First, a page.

The front Porter rack attaches directly to the head tube, which means adding weight doesn’t affect steering.

The front Porter rack attaches directly to the head tube, which means adding weight doesn’t affect steering.

At around $5,500 without any add-ons, this is a serious investment. That said, I know plenty of people who spend that kind of money on fancy racing bikes every couple of years. If you really want to replace car trips with bicycle trips, an e-assist cargo bike is a guaranteed way to do it. The ability to haul a bunch of stuff and get around at 15-20 miles per hour makes all the difference in the world. Since I got mine, I find I run way more errands by bike. And given that our family of three drivers shares one car, this seems a bargain.

For those who worry that they won’t get any exercise, studies have proven that e-assist simply gets you where you are going faster. You still expend the same amount of energy as you would on your regular bike, you just get where you are going sooner. In our modern, busy, 60-hour-work week lives, that is huge.

All-in-all, I have to say Xtracycle’s Bosch Edgerunner 10E has the most refined electric assist I have ever used. The controller is super easy to use and adjust while riding. The shifts under load are smooth and the bike doesn’t surge as much as other systems I have tried. And the maker’s years of experience show in the well-designed accessories for the Edgerunner. Truly, this is one of the most dependable electric assist cargo bikes on the market. I can’t wait to try the bike when things green up a bit to get some sunnier photos. Hopefully I will have time to share those with you before the snow flies again!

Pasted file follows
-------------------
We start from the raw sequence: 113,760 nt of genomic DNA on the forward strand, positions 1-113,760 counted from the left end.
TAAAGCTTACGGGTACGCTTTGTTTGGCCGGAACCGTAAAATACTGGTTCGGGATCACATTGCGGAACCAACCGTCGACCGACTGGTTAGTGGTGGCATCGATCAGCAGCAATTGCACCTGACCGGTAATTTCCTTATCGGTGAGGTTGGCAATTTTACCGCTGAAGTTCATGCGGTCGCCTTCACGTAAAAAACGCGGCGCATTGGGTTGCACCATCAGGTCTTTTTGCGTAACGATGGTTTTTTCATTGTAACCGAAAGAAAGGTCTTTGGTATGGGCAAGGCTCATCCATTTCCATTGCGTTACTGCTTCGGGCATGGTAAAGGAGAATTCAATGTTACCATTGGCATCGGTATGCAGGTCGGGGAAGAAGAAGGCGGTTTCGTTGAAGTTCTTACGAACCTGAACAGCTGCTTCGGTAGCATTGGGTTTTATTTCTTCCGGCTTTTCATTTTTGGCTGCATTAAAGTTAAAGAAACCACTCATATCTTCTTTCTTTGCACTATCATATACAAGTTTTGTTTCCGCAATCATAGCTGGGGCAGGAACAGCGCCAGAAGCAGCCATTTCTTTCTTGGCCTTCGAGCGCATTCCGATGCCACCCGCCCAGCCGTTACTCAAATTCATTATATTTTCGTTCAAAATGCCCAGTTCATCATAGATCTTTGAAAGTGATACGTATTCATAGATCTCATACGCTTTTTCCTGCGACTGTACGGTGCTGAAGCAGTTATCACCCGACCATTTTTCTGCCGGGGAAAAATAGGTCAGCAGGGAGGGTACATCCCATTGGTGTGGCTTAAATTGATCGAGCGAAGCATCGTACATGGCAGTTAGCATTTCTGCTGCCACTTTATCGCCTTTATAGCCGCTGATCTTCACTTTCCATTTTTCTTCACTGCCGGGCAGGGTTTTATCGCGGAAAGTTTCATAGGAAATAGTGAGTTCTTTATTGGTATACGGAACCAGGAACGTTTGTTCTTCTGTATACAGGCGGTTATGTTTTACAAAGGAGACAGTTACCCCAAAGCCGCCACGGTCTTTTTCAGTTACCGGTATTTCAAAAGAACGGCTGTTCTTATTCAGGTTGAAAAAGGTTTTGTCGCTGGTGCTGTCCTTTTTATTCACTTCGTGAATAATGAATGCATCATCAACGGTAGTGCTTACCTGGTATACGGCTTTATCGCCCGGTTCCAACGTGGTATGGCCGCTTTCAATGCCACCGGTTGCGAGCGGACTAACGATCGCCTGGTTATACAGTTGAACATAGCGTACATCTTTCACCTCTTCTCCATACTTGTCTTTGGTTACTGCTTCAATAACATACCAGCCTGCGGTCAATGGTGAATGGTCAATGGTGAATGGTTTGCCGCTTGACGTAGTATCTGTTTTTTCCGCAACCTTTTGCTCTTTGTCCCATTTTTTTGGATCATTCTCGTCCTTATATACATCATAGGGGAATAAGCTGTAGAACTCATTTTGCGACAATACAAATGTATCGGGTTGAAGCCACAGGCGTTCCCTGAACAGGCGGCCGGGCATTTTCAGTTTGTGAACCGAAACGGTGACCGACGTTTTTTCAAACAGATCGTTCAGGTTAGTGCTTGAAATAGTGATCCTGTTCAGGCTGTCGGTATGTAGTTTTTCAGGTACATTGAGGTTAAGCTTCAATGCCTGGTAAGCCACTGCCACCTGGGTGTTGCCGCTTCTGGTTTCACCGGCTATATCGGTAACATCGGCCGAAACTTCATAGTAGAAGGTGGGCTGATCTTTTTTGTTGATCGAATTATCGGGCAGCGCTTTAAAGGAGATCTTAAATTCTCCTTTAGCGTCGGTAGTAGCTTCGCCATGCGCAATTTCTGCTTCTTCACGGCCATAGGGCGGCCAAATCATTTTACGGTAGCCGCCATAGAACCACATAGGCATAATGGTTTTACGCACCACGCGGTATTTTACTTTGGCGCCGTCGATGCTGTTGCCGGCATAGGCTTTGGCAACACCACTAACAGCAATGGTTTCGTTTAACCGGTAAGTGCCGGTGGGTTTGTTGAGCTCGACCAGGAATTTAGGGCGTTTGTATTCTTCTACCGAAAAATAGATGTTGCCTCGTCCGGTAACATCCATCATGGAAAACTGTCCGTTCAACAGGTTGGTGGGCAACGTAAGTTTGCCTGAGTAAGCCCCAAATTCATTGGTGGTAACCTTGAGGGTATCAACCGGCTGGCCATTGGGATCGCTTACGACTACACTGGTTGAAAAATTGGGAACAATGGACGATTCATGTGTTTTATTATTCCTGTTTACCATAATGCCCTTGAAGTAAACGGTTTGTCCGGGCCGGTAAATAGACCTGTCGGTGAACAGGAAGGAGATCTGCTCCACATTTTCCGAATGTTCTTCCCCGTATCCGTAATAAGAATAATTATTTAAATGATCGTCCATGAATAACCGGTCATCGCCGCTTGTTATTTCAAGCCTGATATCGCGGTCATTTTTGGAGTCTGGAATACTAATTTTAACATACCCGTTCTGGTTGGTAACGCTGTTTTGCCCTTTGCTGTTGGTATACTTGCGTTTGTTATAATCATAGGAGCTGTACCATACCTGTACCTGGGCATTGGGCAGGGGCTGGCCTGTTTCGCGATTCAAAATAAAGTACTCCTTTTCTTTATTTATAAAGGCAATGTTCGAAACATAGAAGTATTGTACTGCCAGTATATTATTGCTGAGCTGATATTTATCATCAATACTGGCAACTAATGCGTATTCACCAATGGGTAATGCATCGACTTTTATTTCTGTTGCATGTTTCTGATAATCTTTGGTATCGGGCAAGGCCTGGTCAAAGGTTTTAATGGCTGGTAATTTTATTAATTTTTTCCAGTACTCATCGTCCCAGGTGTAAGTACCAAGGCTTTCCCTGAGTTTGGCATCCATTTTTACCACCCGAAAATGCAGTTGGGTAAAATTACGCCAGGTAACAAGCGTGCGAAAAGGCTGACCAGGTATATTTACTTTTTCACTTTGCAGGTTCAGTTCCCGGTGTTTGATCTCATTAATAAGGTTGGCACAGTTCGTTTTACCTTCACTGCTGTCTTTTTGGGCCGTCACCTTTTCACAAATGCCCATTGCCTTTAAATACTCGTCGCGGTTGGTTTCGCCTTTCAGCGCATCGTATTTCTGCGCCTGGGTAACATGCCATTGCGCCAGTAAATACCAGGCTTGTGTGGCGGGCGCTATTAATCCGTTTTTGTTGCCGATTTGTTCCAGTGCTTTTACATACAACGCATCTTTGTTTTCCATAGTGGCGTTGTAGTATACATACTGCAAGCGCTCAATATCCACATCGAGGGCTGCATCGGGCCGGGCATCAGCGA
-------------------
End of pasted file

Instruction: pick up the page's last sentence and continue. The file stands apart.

Categories: Bike Czar

2 thoughts on “Bike Czar: Testing the Bosch Edgerunner”

  1. D'nardo Colucci says:

    I have also ridden this very same bike. It’s amazing how quickly you can get this heavy bike from 0-20 mph. What’s more amazing is how little effort is required.

    I do have to call out bad science when I see it though. The link to “proof” that you use the same amount of energy is nothing but junk science. Watts is not a measure of power. Power is Watts * time. So even if a biker on this fancy two wheel car is generating the same watts as a normal biker, they are doing so for much less time and therefore using fewer calories.

    D’nardo

  2. D'nardo Colucci says:

    As always when I get on the soap box I screw up…

    Work = Watts * time. (Not power). But the point is it takes calories to do work and electric bike decreases the amount of work required to bike.

    D’nardo